In 1566, Iron Richard Burke and Grainne were married. He had his own fleet and a large group of mercenaries in his hire. They saw that in a joining of their two families could be found a force to fight the English.
Their son Tibbot-na-Long (Theodore of the Ships) was born on board ship as Grainne returned from a trading mission. As she rested below deck on the day after Tibbot's birth, the ship was attacked and boarded by Turkish pirates. Her men were being beaten and came to her for help. Grainne arose from her bed, grabbed a gun, blasted the Turks, and encouraged her men to victory.
When Tibbot was a youth, he was sent as a hostage to the English Bingham family. This must have been as a pledge for the good behavior of either Richard or Grainne.
In 1576, the O'Malley's and the MacWilliam's (Richard's family) submitted to the English. They were one of the last clans to submit. They promised obedience to the Crown. However, Grainne was able to play both sides. While outwardly being loyal to the Crown, she continued her usual activities on land and sea.
At about this same time, the Howth incident occurred. Returning from a journey, Grainne sailed into Howth, near Dublin.
In 1577, Grainne was captured while raiding the lands of the Earl of Desmond. Since Desmond's loyalty to the Crown was being questioned, he handed Grainne over to the Lord Justice Drury. She was imprisoned for eighteen months, and was released only on condition that she give up pirating. Of course, she agreed to this condition, and then promptly returned to her old habits.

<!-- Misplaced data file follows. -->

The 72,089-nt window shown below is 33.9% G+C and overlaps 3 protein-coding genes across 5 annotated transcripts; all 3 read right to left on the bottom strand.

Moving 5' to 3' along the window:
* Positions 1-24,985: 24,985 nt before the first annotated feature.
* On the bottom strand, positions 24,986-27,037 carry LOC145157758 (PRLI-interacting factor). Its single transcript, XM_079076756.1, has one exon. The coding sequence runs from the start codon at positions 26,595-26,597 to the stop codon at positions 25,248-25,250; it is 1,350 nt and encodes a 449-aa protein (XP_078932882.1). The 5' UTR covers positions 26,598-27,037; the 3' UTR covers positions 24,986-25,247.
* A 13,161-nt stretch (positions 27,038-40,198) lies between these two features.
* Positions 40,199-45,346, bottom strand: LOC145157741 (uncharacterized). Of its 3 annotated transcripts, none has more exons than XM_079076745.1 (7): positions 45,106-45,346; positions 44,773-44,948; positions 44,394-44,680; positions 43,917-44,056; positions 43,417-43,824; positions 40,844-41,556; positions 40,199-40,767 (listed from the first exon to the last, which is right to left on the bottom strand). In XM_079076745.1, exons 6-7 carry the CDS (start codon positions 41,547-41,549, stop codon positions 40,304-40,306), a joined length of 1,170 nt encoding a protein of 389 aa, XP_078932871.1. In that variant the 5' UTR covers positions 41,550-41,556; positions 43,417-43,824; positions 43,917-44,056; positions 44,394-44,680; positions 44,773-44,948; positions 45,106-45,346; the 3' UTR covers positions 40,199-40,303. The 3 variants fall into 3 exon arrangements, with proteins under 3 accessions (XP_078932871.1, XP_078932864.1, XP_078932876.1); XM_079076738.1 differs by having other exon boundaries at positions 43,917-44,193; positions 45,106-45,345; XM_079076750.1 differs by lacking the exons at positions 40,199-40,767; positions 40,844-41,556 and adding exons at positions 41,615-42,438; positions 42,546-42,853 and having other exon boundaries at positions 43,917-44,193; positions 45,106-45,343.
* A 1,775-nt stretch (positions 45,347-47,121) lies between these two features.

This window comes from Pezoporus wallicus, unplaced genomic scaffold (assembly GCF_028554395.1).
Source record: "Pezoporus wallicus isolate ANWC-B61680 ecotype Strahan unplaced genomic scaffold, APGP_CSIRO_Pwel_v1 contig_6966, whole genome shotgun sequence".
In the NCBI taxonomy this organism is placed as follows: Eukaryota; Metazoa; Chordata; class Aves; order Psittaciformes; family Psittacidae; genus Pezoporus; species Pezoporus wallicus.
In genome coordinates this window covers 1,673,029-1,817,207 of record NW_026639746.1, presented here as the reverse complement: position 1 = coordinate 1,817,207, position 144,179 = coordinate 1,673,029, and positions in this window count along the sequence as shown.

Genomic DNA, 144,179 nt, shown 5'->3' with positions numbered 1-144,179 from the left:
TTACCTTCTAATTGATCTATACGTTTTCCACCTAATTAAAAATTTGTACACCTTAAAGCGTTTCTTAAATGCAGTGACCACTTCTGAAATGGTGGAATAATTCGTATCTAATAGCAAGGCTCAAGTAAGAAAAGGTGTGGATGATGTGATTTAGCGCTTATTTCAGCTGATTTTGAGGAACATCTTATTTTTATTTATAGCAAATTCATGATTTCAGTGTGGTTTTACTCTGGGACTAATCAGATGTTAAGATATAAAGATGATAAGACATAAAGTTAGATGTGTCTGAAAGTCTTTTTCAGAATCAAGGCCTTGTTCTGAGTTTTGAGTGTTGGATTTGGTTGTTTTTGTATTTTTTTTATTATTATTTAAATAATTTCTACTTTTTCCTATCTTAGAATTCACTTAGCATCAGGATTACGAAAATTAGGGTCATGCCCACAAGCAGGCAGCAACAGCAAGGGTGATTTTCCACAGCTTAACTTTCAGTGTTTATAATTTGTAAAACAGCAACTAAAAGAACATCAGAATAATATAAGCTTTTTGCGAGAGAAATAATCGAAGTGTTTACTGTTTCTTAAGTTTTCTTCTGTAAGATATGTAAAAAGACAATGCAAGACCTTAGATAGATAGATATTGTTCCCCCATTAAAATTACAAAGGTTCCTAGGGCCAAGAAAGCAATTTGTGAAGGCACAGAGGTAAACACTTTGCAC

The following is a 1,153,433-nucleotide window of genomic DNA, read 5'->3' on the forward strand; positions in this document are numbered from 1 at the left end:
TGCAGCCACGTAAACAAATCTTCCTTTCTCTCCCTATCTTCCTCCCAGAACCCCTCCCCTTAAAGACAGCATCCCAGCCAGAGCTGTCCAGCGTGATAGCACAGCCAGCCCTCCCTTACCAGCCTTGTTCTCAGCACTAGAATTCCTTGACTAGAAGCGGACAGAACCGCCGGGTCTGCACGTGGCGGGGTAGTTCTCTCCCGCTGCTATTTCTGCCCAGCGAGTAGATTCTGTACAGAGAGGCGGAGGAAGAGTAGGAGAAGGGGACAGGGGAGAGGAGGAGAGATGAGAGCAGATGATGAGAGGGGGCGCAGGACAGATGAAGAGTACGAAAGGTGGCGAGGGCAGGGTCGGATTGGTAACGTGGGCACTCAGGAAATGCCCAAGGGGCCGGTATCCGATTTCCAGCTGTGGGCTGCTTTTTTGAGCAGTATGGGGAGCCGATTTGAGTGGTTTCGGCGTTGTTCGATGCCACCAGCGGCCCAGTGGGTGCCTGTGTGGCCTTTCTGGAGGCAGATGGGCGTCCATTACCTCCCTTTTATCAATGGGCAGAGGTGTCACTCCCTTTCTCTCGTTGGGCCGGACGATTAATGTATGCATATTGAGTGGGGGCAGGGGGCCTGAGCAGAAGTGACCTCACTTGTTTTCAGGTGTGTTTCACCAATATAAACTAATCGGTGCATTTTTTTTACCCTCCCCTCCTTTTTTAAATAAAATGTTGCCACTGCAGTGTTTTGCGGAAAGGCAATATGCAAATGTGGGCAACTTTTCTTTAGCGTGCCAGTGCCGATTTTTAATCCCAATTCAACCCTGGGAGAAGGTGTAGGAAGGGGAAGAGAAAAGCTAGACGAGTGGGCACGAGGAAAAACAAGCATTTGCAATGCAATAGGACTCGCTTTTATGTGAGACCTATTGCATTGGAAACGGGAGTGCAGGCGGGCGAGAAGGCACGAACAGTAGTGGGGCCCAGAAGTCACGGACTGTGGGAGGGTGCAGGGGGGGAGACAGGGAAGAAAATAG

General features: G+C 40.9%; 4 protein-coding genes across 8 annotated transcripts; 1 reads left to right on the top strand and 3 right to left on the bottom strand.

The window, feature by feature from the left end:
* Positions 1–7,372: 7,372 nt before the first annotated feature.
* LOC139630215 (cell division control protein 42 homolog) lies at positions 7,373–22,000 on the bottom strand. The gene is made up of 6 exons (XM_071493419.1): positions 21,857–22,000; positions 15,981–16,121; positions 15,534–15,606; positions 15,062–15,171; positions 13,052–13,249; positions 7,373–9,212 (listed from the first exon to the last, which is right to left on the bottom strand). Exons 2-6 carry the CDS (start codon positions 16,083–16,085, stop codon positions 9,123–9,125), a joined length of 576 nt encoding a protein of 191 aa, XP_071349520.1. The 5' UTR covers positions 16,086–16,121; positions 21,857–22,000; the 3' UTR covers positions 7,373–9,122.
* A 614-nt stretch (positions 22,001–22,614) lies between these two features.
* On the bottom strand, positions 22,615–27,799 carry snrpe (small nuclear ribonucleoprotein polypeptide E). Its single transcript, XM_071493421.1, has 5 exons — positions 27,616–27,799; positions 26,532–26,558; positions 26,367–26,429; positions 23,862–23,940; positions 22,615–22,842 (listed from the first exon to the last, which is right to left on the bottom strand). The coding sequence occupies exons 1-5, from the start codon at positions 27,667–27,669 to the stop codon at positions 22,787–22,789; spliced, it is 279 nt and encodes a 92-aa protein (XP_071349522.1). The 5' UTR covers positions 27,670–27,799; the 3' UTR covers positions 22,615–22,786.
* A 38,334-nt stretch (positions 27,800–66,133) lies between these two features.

In 1583 Grace's husband Richard died. Grainne marched with her men to Rockfleet Castle (Richard's property) and settled there. No one dared dislodge her.
By 1590, though, Bingham was back in Ireland. He set English patrols on the coast, preventing Grainne's maintenance on the sea. She was still destitute from the loss of her cattle earlier. So, in 1593, Grainne decided to go to London and seek aid from Queen Elizabeth herself.
By this time, Grainne was ageing. She was 63 years old when she saw the Queen. Over the next few years, she would see her friends the O'Neill's and O'Donnell's defeated by the English. She also saw the end of the ancient Gaelic way of life in Ireland. In 1603, Grainne died. Her exact burial place is unknown. However, to this very day, legends and stories are still to be heard around Clare Island and Clew Bay concerning this "notorious woman", Grace O'Malley!
The Round Towers
The Round Towers of Ireland are remarkable among the world's ancient monuments; one author has called them 'Elegant, free-standing pencils of stone.' Today, 65 survive in part or whole. Hand-crafted in native stone and cemented with a sand, lime, horsehair and oxblood mortar - a technique imported from Roman Britain - it's said by many historians that they were built by monastic communities to thwart Viking invaders. And yet, there's reason to believe that the towers were built long before Christianity came to Ireland. Whatever their origins, monasteries did indeed flourish where the round towers existed. And why not. These imposing edifices provided a watch tower, a keep and a refuge.
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March 4, 2011